French Foreign Minister Jean-Yves Le Drian said that some additional assistance worth 15 million euros will be sent to Syria by the year-end. It is planned to be spent on food, de-mining, displaced people, water, and health.
"France also hopes that the governance of these territories will meet the needs and aspirations of the populations and facilitate reconciliation," he said.
The news comes as the US-led coalition announced earlier in the day that Raqqa, which was once considered by Daesh as its self-proclaimed caliphate in Syria, was liberated by Washington-supported Kurdish Syrian Democratic Forces.
Le Drian has praised the liberation of the city as a "great success," saying it marks the beginning of the "post-Daesh era." He mentioned that "the orders to attack France, in particular, the attack on the [Parisian] Bataclan Theater," were given out in Raqqa and that Paris sought to "make Raqqa as much of a target as [Iraq's] Mosul."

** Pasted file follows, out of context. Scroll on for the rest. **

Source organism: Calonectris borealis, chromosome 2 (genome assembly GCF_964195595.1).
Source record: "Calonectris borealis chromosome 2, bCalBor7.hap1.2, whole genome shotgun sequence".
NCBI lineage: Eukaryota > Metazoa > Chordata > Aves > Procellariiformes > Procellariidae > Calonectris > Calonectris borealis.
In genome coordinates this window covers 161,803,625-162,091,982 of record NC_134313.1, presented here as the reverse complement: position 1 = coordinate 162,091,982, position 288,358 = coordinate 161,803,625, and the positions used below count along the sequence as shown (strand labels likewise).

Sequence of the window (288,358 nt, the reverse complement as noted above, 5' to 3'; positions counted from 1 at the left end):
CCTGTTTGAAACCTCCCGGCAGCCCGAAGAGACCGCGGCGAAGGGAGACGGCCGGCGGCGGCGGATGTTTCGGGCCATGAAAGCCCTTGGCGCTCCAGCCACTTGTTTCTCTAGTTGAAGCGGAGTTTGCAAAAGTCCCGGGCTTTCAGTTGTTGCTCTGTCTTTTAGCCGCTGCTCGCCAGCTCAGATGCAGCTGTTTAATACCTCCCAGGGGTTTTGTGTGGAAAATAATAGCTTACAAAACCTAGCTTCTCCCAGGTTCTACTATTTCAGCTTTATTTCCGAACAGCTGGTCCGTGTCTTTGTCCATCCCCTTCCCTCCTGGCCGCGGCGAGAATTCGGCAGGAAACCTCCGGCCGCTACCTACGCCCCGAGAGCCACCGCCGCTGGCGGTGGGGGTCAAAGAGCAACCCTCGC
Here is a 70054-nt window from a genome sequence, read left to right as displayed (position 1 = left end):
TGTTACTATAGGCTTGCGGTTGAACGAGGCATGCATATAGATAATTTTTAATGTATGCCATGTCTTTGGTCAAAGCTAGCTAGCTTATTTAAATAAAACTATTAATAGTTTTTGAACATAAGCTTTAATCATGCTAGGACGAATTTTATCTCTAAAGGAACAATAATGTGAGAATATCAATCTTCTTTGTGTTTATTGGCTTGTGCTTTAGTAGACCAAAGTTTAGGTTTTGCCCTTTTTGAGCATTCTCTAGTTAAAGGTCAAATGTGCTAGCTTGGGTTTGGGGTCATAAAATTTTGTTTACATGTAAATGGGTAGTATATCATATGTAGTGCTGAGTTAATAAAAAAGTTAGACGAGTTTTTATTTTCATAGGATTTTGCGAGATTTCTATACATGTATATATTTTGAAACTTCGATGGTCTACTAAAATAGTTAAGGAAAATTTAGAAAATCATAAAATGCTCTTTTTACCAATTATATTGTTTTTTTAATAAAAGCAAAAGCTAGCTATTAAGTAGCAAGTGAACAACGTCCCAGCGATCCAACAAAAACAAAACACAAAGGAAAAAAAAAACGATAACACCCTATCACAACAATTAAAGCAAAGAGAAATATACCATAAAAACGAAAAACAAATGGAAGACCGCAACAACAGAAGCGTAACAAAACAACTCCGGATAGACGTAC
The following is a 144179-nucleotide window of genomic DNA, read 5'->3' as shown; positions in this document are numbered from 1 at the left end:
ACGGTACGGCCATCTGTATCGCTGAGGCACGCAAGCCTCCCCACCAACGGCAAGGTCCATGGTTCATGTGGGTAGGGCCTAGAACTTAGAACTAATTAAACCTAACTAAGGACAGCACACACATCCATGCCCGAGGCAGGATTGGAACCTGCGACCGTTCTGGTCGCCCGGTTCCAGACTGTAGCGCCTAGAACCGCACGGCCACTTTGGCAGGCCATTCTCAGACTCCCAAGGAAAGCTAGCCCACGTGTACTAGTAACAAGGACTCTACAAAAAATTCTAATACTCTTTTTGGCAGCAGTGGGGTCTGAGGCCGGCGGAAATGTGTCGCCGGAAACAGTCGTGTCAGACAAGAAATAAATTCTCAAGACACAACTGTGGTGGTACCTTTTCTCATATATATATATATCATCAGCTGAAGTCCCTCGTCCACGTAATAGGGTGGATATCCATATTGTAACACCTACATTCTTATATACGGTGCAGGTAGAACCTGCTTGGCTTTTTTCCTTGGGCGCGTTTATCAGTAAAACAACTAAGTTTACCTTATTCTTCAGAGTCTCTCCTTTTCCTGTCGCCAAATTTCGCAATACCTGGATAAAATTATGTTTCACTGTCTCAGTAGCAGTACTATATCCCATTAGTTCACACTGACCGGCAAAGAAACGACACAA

The operation to free the city has been ongoing since June 6. On September 21, the terrorists were blocked in the city center but were resisting fiercely. A few weeks after that the Syrian forces cleared the extremists from Al-Watani Hospital, their last refuge in the city, and the city stadium.
Raqqa was captured by Daesh in 2013 and from that time was one of the major terrorist strongholds in the Middle East.